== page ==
Are you doing it right?
Scores of companies of all sizes have loyalty schemes which range from a basic stamp-card to a fully implemented, tiered service with internal and external rewards. However, are they as efficient and successful as they could be? Here are Stampfeet’s three things to consider; our Hitchhiker’s Guide to the Galaxy.
Are you looking at your market?
This seems like an obvious one however, in the café sector, whilst Prêt À Manger has differentiated itself by using a surprise and delight loyalty scheme (if you're nice enough you get a free coffee) and Starbucks and Costa are leading the field with their apps, we are still seeing companies issuing decade old stamp-cards!
Look at the your industry, gauge where it’s at in terms of enticing customers to keep coming back and place your benchmark there. After that, if you really want to set yourself out from the crowd, look towards the future; do something new, don’t be the only company still just giving the tenth coffee free.
Are you listening to your client?
Are you? Are you doing market research on what they want? Are you getting those feedback forms filled out? Are you experiencing low usage stats of whatever loyalty scheme you currently have? Change it up, ask them what they want, get in touch, reward them for giving feedback; it’s extremely valuable. Statistics are telling us that a typical business hears from only 4% of it’s dissatisfied customers (Newell-Legner), increasing this is key to less dissatisfaction, as we also know that typically, 91% of these dissatisfied customers will not come back.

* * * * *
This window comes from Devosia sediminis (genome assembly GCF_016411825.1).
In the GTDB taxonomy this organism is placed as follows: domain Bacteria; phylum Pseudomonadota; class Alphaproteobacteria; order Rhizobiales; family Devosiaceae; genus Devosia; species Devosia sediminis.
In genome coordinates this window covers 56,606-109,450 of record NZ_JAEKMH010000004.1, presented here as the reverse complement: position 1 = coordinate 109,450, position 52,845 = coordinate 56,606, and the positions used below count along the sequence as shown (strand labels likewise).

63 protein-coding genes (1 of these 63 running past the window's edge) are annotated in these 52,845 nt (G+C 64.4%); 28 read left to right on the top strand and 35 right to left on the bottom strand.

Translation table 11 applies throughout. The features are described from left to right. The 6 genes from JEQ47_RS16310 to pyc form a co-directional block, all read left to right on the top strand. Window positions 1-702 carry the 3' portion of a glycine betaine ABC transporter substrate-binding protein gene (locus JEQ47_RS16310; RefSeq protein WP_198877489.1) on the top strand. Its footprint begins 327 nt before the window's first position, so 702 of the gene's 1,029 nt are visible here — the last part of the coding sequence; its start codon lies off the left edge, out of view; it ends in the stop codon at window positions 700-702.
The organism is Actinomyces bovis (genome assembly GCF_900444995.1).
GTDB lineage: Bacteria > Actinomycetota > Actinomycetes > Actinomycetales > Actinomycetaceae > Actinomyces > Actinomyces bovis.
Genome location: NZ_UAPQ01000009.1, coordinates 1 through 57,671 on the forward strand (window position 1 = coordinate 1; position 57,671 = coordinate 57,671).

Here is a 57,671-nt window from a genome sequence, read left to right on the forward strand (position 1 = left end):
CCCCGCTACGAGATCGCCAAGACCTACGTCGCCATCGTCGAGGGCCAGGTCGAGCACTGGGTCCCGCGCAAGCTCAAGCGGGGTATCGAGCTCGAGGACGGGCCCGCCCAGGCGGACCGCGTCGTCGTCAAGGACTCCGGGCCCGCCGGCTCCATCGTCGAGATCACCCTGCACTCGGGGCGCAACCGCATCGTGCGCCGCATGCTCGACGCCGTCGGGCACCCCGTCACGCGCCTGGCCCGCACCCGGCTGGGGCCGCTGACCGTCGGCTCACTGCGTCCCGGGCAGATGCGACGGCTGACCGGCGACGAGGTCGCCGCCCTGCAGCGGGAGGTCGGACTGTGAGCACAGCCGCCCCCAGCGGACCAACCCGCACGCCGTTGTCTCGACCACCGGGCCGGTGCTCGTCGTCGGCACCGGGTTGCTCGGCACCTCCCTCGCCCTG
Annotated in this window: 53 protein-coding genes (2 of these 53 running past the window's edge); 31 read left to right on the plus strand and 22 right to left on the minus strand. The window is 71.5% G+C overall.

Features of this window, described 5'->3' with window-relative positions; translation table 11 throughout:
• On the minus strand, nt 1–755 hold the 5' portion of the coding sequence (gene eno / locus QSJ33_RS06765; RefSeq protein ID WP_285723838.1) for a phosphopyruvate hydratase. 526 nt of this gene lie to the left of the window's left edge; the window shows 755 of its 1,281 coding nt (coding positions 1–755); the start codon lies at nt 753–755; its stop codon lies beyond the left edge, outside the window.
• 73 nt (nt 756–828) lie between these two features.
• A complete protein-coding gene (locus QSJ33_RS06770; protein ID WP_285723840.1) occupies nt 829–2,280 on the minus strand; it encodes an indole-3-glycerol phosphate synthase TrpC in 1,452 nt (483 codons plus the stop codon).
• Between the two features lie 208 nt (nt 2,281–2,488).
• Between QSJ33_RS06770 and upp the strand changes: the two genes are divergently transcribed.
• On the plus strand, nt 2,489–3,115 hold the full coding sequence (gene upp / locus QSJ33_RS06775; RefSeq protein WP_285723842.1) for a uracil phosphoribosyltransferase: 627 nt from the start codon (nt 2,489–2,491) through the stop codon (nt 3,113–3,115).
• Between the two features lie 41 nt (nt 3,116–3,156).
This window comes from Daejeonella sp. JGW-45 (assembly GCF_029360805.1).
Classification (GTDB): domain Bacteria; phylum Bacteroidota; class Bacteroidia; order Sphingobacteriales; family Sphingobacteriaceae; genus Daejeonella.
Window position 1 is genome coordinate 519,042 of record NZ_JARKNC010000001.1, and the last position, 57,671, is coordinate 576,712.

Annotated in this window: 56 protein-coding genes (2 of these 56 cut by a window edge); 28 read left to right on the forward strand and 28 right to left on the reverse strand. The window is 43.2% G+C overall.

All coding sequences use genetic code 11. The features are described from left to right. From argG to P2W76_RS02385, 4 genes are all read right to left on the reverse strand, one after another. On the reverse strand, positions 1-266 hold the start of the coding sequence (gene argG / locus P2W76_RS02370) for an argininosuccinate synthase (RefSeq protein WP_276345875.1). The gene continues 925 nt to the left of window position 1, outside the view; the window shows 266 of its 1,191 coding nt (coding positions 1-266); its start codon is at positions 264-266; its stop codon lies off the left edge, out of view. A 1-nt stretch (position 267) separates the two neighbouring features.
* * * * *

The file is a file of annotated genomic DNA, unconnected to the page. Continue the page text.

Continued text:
“Employees only ask for the customer’s name 21% of the time.” — ContactPoint Client Research.
A/B testing is also really useful, it can work to try one thing, one quarter and another thing the next, constantly tweaking and updating.
Are you analysing the behaviour of your client?
So, you have a system which works, everyone’s interested and people keep coming back; to really squeeze the value out of your scheme, grab data, as much of it as you can. Analyse what your client is buying and when in as much detail as possible. This means that you need to try and understand what each individual does, what Leslie, Hillary and Jack are doing, not just demographics. This is key to providing the best customer service and increasing the number of loyal customers you have. On average, loyal customers are worth up to 10 times as much as their first purchase (White House Office of Consumer Affairs) so make friends straight away.
In summary, don’t waste time throwing together a half-cooked, out-of-touch loyalty scheme that not only doesn't engage you’re target market, but also doesn't acknowledge their needs. Know your client. Know your market. And build on that knowledge by analysing the changing behaviours of the environment you operate in.